CSNET -- Computer Science Network
The Computer Science Network (CSNET) helped introduce what was fast becoming the Internet to universities around the world, and laid the groundwork for development of the NSFNET.
The history of the CSNET is a story of enterprising academic entrepreneurship, and yet another example of TCP/IP's inexorable drive to spread. In 1979, most U.S. universities weren't doing research with the Department of Defence and so weren't connected to the ARPANET, but were increasingly aware of the network's advantages and wanted to level the research playing field. With seed funding and support from Kent Curtis at the National Science Foundation, Larry Landweber at the University of Wisconsin-Madison put together a proposal to build a network to connect non-ARPANET computer science departments. The proposal made its way to Dave Farber for review, who gave it to one of his graduate students, Dave Crocker, who thought it was an interesting idea but, like others, worried about the university's lack of networking experience.
With the support of Vinton Cerf, DARPA, and others, the NSF awarded $5 million to the CSNET project in January, 1980. A team was assembled to manage the project -- Landweber, Farber, Peter Denning, Tony Hearn, and the NSF project manager Bill Kern. One of the immediate consequences of the award was the connection of three universities to the ARPANET that became the core of the CSNET -- Wisconsin-Madison, Purdue, and Delaware. In a foreshadowing of the NSFNET development, one of the conditions of the award was a key clause requiring the network to become self sufficient within five years.
To progress the plan to develop the CSNET, a meeting was held in the Philadelphia airport between representatives from DARPA, the NSF, and several universities. The meeting started at 9:00 in the morning and went on for several hours, during which the group gradually realized how limited the commercial possibilities were for establishing a network with the advanced functionality provided by the ARPANET. At around 3:00 in the afternoon, Crocker suggested that a simple telephone-based email relay was likely feasible, similar to the MMDF service he had established for the U.S. Army. The group liked the idea, and asked Crocker how long it would take to build. He gave them a reasonable theoretical estimate -- one day.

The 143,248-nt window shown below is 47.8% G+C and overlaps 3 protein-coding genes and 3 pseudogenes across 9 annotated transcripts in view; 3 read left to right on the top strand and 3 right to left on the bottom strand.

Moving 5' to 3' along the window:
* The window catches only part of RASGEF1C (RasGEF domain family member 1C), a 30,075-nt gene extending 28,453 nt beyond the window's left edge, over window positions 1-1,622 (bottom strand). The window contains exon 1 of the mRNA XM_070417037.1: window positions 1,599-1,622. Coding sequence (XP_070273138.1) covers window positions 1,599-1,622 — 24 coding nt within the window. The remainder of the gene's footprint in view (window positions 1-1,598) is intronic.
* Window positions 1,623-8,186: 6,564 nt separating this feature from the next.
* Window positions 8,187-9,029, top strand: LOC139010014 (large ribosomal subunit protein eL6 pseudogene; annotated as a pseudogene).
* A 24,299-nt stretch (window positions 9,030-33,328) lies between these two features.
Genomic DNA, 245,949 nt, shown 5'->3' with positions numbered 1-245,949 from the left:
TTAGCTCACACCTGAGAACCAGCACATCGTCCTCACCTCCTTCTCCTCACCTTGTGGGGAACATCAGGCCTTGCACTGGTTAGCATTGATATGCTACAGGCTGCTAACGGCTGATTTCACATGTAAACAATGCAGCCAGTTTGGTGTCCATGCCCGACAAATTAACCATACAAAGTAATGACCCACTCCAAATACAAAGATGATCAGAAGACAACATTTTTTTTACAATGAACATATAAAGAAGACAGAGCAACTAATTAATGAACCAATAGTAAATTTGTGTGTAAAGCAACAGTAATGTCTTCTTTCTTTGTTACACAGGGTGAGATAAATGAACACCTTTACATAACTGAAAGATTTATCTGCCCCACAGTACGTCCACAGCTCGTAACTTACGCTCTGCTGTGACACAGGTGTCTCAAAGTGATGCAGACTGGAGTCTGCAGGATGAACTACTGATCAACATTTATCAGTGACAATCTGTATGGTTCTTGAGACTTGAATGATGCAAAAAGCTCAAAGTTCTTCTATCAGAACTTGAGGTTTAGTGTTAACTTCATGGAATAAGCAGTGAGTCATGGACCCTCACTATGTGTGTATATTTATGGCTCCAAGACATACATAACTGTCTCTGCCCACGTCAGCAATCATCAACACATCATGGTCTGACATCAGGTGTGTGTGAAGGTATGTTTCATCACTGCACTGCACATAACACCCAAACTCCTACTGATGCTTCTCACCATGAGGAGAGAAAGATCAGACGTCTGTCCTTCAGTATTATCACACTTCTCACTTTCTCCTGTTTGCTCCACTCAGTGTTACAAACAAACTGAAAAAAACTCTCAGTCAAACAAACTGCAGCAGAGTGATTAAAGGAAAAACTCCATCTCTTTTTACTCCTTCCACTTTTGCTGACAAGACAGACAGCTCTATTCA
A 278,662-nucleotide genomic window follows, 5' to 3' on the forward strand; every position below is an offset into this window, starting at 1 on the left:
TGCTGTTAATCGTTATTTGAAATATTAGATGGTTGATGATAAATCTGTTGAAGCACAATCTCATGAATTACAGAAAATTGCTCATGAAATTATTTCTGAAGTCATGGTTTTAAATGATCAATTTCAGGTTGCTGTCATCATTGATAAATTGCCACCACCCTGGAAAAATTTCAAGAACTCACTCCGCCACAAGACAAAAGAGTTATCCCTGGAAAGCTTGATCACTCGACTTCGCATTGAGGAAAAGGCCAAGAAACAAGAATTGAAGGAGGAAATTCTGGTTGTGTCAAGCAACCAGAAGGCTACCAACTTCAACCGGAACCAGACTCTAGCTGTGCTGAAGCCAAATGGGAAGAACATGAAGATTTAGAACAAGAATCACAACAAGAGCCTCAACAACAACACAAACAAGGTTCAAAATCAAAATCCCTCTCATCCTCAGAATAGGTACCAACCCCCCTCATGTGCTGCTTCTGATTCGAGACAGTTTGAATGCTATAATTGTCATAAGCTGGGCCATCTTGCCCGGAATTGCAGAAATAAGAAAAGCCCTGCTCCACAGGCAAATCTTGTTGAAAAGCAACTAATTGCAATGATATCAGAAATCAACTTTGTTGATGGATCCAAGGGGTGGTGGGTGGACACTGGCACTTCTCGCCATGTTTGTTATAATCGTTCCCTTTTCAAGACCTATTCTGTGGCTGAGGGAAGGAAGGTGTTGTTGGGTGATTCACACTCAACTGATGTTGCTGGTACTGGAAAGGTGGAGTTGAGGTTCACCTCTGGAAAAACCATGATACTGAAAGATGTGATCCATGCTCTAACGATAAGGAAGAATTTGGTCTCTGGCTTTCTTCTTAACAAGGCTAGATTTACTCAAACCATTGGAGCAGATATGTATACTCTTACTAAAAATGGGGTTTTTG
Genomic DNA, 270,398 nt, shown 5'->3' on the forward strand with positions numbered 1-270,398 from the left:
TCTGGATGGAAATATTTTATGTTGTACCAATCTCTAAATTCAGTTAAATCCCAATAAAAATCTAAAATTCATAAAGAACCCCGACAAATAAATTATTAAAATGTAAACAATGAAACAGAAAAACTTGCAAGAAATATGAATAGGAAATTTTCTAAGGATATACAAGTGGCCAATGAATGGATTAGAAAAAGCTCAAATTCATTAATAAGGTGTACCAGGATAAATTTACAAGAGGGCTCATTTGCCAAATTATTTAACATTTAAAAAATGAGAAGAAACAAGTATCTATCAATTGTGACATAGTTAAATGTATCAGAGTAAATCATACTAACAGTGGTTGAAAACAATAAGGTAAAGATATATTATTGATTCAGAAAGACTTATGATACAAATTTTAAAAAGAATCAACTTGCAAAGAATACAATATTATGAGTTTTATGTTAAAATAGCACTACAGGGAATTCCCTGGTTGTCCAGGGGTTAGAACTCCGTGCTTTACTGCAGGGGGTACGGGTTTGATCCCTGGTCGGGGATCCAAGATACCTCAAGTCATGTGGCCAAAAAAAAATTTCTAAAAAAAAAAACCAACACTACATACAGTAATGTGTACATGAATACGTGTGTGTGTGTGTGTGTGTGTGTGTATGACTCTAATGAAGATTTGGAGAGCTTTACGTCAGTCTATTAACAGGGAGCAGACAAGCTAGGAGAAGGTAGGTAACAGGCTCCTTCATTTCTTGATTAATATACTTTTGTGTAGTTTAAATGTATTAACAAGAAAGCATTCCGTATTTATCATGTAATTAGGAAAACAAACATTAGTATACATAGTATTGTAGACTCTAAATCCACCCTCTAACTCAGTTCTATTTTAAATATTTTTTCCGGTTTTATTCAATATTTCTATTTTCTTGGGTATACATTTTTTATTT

This email relay network became known as Phonenet and got the CSNET off the ground, but took somewhat longer that a day to actually implement. The MMDF software was extremely difficult to install, and needed to be scaled to support a wide range of new sites. In something of an understatement, Crocker recalls their experience with one of the first connections: "One of the early sites was attached to Telenet so we ran the dial-up over it. That is, we did telephone emulation over an X.29/X.25 network. It was an interesting lesson in the inefficiencies of mismatched packet sizes".
By the end of 1981, the University of Delaware, Princeton University, and Purdue University were connected to Phonenet, using Delaware and RAND as relay sites to the ARPANET. By 1982, there were 24 sites connected, and by 1984 there were 84 sites, providing email connectivity for university computer science and engineering departments around the country. Eventually a host was also established at Wisconsin-Madison to provide dial-in and network access to the ARPANET as well.
To provide full internetworking functionality, Vinton Cerf proposed establishment of a network gateway between CSNET and the ARPANET, and naturally TCP/IP was chosen as the common network protocol. To ensure that it remained the standard, TCP/IP was made available for free to CSNET sites, and so became the common standard across the network. CSNET subsequently grew rapidly across the US, with email and Usenet newsgroups interfaces with the ARPANET, resulting in increasing cross-traffic between the networks. In February, 1984, Israel became the first international node on the CSNET, soon followed by Korea, Australia, Canada, France, Germany, and Japan.
CSNET played a central role in popularizing the Internet outside the ARPANET, eventually connecting more than 180 institutions and tens of thousands of new users, who in turn went on to further the awareness and spread of the growing network. One of the most important legacies of the CSNET was the introduction of the NSF to the Internet, which led directly to development of the NSFNET.
Resources. The following sites provide additional information about CSNET: